Lai performing the forged 'Frenzy Strike’. Useful as a high damage finisher.

Lai performing the forged 'Frenzy Strike’. Useful as a high damage finisher.

Secondly, we needed the forge mechanic to make a difference in the game.  This basically comes down to balancing, forged cards needed to be strong enough to be worth playing without being overpowered.  Though this seems straightforward, there were some subtle factors that we didn’t anticipate at first. Originally, we looked at the power output of a card and used a standard multiplier for its forged version.  This didn’t pan out when we actually ran the prototype of the game. Sigils is a game of class roles, and as such, players try to protect weaker characters from harm. This results in critical windows of opportunity where weaker characters are only brought forward for short periods of time.  Players take advantage of these windows by spiking damage using forged cards. When we loaded our baseline set of damage, we didn’t factor in how impactful these damage spikes would end up being. As such, early versions of the game had squishy characters absolutely destroyed before seeing much play. This ended up being a valuable lesson to learn and is a constant consideration as we balance the game further.

With the forging mechanic adding so many meaningful decisions that involve so many quick calculations, our game became much more competitive and interesting.  Forging increases the skill cap that allows good players to shine and gives room for new players to grow. With more meaningful decisions to make, players learn what the most optimal play is in any given situation.  This road to mastery is not only great for Sigils of Kairos, it is the end goal that gives the game longevity and replayability.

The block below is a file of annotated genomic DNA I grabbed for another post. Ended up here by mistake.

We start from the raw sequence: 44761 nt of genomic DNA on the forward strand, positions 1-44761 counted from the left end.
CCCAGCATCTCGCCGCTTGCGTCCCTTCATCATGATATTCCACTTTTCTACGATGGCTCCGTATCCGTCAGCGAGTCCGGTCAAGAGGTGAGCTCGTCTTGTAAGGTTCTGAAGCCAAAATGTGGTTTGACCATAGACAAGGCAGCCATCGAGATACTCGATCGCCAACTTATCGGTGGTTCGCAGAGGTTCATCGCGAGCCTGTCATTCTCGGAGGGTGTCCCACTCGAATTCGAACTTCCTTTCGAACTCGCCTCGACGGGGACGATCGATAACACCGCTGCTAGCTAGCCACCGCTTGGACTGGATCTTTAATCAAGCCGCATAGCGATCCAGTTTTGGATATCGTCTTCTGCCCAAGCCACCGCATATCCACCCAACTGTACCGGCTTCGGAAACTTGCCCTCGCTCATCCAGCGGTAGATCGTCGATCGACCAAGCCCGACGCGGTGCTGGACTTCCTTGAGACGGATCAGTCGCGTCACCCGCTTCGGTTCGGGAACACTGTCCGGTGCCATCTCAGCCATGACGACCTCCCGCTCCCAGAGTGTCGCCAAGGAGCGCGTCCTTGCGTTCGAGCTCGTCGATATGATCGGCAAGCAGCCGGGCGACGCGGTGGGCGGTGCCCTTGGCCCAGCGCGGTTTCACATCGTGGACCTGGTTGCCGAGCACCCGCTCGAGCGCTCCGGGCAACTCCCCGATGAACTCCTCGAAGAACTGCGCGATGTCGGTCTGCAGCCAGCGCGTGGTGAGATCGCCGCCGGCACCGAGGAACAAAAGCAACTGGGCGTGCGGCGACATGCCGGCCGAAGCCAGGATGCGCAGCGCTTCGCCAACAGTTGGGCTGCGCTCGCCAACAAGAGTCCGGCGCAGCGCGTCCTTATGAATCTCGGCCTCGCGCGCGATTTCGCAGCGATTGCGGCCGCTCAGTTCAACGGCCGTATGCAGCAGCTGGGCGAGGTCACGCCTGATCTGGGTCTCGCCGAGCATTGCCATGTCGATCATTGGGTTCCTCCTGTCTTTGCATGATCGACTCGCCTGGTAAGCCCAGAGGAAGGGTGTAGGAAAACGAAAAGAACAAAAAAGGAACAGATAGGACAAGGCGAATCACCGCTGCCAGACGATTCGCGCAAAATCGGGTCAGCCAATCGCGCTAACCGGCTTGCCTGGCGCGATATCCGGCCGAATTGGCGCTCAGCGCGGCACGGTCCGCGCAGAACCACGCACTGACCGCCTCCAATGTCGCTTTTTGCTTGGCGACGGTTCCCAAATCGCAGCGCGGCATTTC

Please keep checking in for more design discussions regarding our upcoming project!

~ Cedrick

Initial Worries #2
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Hello Everyone!

This is another development post following up with the one last week. If you didn’t get a chance to read it, you can check it out here to get a bit more context. Just as a brief reminder, the issues presented in this post were some of the worries that I had going into Sigils of Kairos, even before I reached out to Jacob. Though I had a good idea of the core loop of the game, I was thinking through some of the design problems that came with an innovative genre bender like Sigils. So without laboring the intro…

Lack of Options

It may seem strange that I originally saw Sigils of Kairos as a fighting game at the beginning of development, but the genre has a lot of strategy in high level play. From a design point of view, well crafted fighting games become like a game of chess. Though I am personally not that great at fighting games, I’ve played enough of them (and watched some breakdown videos) to catch some of the nuances in a match.  Watching veteran matches in games like Street Fighter or Dragonball Fighter Z shows a fascinating dance of attack/counter-attack. Each player has a ton of options for attacking like dashing, jumping, projectiles, fake-outs, poking, or even just standing still and swinging.  If an attack lands, great! but if it misses, the player is left helpless to a barrage of counter-attacks from the other player.